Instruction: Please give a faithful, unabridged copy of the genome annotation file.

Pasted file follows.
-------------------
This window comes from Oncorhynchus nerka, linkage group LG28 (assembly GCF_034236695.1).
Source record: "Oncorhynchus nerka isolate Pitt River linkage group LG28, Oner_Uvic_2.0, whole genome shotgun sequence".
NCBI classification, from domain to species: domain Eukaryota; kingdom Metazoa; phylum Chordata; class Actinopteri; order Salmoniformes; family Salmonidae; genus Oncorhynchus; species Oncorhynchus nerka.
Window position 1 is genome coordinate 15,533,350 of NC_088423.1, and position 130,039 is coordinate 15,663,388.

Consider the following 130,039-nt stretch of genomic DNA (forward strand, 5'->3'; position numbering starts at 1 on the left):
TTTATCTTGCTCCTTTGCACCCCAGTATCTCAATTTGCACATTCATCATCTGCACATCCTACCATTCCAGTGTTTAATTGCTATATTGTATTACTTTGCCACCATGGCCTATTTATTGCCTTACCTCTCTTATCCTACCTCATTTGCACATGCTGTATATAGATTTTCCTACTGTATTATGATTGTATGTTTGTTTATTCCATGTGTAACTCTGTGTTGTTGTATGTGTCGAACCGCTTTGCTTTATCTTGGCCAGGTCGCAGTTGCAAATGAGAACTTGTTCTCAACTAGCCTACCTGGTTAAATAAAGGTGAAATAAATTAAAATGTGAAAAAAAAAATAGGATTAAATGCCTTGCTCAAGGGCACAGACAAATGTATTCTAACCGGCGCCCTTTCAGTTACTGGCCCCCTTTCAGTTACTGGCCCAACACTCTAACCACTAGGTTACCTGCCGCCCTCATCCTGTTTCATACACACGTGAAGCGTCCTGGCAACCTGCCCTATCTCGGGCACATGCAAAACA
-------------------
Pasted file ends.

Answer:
This window comes from Oncorhynchus nerka, linkage group LG28 (assembly GCF_034236695.1).
Source record: "Oncorhynchus nerka isolate Pitt River linkage group LG28, Oner_Uvic_2.0, whole genome shotgun sequence".
NCBI classification, from domain to species: domain Eukaryota; kingdom Metazoa; phylum Chordata; class Actinopteri; order Salmoniformes; family Salmonidae; genus Oncorhynchus; species Oncorhynchus nerka.
Window position 1 is genome coordinate 15,533,350 of NC_088423.1, and position 130,039 is coordinate 15,663,388.

Consider the following 130,039-nt stretch of genomic DNA (forward strand, 5'->3'; position numbering starts at 1 on the left):
TTTATCTTGCTCCTTTGCACCCCAGTATCTCAATTTGCACATTCATCATCTGCACATCCTACCATTCCAGTGTTTAATTGCTATATTGTATTACTTTGCCACCATGGCCTATTTATTGCCTTACCTCTCTTATCCTACCTCATTTGCACATGCTGTATATAGATTTTCCTACTGTATTATGATTGTATGTTTGTTTATTCCATGTGTAACTCTGTGTTGTTGTATGTGTCGAACCGCTTTGCTTTATCTTGGCCAGGTCGCAGTTGCAAATGAGAACTTGTTCTCAACTAGCCTACCTGGTTAAATAAAGGTGAAATAAATTAAAATGTGAAAAAAAAAATAGGATTAAATGCCTTGCTCAAGGGCACAGACAAATGTATTCTAACCGGCGCCCTTTCAGTTACTGGCCCCCTTTCAGTTACTGGCCCAACACTCTAACCACTAGGTTACCTGCCGCCCTCATCCTGTTTCATACACACGTGAAGCGTCCTGGCAACCTGCCCTATCTCGGGCACATGCAAAACA